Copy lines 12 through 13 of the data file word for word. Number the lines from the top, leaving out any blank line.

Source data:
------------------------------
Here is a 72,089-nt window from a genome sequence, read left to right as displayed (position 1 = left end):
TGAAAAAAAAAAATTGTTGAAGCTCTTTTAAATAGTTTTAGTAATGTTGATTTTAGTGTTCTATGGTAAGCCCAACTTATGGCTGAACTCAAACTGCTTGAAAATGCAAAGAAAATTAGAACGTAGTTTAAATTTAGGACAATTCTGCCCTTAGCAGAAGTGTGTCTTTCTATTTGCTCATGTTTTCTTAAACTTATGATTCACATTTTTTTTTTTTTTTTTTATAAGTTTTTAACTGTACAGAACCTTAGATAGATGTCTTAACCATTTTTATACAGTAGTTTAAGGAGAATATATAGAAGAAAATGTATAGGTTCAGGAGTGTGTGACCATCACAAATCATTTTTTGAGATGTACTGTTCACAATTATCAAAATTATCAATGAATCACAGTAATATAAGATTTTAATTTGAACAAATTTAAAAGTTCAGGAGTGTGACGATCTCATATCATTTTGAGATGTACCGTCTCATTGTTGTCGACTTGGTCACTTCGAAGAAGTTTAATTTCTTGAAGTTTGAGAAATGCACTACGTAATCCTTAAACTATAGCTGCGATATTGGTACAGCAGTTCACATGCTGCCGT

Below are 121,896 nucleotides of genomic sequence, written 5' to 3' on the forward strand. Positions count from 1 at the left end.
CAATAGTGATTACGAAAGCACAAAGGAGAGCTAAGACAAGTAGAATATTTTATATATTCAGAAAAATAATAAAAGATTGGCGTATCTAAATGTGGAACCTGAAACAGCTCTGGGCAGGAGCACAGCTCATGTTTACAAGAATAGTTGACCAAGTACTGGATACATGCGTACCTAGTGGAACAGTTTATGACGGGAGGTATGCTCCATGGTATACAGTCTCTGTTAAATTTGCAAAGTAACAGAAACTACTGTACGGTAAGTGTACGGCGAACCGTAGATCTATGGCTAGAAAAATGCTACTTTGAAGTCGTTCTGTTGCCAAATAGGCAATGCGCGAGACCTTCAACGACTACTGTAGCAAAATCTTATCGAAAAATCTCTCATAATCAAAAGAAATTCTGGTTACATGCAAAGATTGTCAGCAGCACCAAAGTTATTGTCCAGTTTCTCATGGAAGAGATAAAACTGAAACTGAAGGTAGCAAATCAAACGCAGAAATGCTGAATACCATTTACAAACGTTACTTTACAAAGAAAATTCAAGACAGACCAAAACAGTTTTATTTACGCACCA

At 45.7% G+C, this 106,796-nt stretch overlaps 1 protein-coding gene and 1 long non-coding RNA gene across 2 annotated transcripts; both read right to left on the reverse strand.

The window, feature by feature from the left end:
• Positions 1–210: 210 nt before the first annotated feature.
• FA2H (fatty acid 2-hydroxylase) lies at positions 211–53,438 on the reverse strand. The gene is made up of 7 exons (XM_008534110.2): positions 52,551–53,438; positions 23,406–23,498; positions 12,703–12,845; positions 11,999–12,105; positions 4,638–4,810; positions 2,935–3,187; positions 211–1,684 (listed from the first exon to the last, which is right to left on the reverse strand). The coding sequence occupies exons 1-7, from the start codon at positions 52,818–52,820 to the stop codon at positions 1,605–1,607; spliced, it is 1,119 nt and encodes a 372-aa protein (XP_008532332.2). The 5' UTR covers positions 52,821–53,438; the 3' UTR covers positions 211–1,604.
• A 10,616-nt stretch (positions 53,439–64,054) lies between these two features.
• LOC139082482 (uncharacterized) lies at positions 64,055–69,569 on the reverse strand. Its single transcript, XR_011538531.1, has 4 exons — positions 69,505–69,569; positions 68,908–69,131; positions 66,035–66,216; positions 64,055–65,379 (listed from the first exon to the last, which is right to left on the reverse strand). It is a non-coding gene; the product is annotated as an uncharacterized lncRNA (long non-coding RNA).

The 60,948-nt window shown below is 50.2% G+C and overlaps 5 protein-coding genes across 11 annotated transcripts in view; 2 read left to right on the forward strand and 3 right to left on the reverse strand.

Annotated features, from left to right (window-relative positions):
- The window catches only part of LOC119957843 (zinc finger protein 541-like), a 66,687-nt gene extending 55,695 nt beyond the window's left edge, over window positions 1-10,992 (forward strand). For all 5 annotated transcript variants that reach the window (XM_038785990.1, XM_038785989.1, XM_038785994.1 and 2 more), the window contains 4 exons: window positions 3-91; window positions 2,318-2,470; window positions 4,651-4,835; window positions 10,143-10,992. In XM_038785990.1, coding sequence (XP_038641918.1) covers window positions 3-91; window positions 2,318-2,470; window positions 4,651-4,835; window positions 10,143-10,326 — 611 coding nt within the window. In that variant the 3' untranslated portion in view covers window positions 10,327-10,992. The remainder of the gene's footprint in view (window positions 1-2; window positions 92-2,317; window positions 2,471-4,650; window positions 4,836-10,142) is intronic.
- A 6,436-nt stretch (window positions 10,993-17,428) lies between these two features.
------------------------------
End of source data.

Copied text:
Annotated features, from left to right (window-relative positions):
- The window catches only part of LOC119957843 (zinc finger protein 541-like), a 66,687-nt gene extending 55,695 nt beyond the window's left edge, over window positions 1-10,992 (forward strand). For all 5 annotated transcript variants that reach the window (XM_038785990.1, XM_038785989.1, XM_038785994.1 and 2 more), the window contains 4 exons: window positions 3-91; window positions 2,318-2,470; window positions 4,651-4,835; window positions 10,143-10,992. In XM_038785990.1, coding sequence (XP_038641918.1) covers window positions 3-91; window positions 2,318-2,470; window positions 4,651-4,835; window positions 10,143-10,326 — 611 coding nt within the window. In that variant the 3' untranslated portion in view covers window positions 10,327-10,992. The remainder of the gene's footprint in view (window positions 1-2; window positions 92-2,317; window positions 2,471-4,650; window positions 4,836-10,142) is intronic.